And then it happens. You find that something is missing. Despite initial appearances, there are philosophical theories that have not been developed yet. This is the opening. If you are really lucky, the position is not only unoccupied, but also quite plausible.  And then you go about developing that missing theory, defending it’s merits over other, neighboring theories. More likely than not, you’re not going to convince anyone at this stage, but you may earn their respect, and the possibility to spend a couple of years making the best possible case for your theory.

Along the line, as you’re vacuuming of the field progresses, it is likely that you will find something that is awkwardly close to what you wanted to say to begin with. But then you’re already so von kopf bis fuss entrenched in it that you go on to develop an enhanced variation of it any way.

For me, the missing theory bit happened when I was dealing with preferentialism. The ongoing debate was between objective and subjective satisfaction versions of the theory:

Either it is good that what you want to be the case is the case no matter whether you know it or not, or the only thing that matters is that you think that your wish is satisfied: what is good is the conjunction of the desire and the belief that it is satisfied. Whereas the latter version struck me as more plausible, the mere conjunction of desire and belief did not seem to me to be close enough. It’s not enough that I have a desire that P while having the belief that P is the case. I may have those things, and fail to make the connection, so to speak. Neither would it be sufficient that I have the desire that P and the belief that this desire is satisfied. No, I thought there should be a more concrete relation between the two. Beliefs and desires being mental states, they had to actually meet up and a new mental state: the desire being satisfied as a result of the ingoing components meeting up was the real value-bearer here.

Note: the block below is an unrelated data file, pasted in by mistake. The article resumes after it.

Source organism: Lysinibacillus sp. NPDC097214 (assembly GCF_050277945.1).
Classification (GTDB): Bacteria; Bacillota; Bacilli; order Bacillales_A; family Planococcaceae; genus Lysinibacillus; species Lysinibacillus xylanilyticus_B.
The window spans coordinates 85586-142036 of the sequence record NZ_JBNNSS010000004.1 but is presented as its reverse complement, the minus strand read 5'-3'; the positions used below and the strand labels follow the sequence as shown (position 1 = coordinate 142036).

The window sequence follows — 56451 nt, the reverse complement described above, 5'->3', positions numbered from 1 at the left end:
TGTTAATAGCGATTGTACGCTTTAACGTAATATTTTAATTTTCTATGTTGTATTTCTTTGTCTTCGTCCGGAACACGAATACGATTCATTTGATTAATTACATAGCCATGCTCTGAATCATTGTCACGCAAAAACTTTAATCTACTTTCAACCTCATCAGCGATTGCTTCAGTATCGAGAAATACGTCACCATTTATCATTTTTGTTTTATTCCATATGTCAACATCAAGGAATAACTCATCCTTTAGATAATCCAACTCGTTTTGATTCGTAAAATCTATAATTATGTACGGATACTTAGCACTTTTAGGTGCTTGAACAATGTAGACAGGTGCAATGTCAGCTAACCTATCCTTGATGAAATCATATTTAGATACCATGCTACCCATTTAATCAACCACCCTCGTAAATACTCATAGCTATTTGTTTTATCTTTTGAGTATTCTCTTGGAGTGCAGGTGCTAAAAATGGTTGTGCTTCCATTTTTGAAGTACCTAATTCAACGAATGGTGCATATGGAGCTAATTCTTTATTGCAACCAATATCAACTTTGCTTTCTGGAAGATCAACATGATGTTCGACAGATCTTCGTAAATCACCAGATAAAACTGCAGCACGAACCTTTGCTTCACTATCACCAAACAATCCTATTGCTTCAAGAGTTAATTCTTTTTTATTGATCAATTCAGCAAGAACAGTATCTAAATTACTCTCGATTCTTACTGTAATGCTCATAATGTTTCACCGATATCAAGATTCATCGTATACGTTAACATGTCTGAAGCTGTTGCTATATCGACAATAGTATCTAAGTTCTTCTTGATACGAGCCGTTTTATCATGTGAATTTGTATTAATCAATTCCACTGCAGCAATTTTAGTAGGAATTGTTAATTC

The ultimate result of that train of thought became part 1 of the dissertation, the theory of pleasure.

Word, Smith

10 september 2010 | In Uncategorized | Comments?

Okay, so this is a very brief ”hullo” and a minor sweep with that dusting thingy so that this here blogspace will be presentable and suitable for more thoroughly thought through things later on.

While doing something completely else, I started leafing through Adam Smiths Theory of the moral sentiments and noticed that in that wonderful and almost lost art of describing your chapters in the index (surely there is a name for that?), Smith was a wonderful and somewhat quirky sort of master. Here are two of my favorites:

  • Chapter III Of the corruption of our moral sentiments, which is occasioned by this disposition to admire the rich and the great and to despise or neglect persons of poor or mean condition.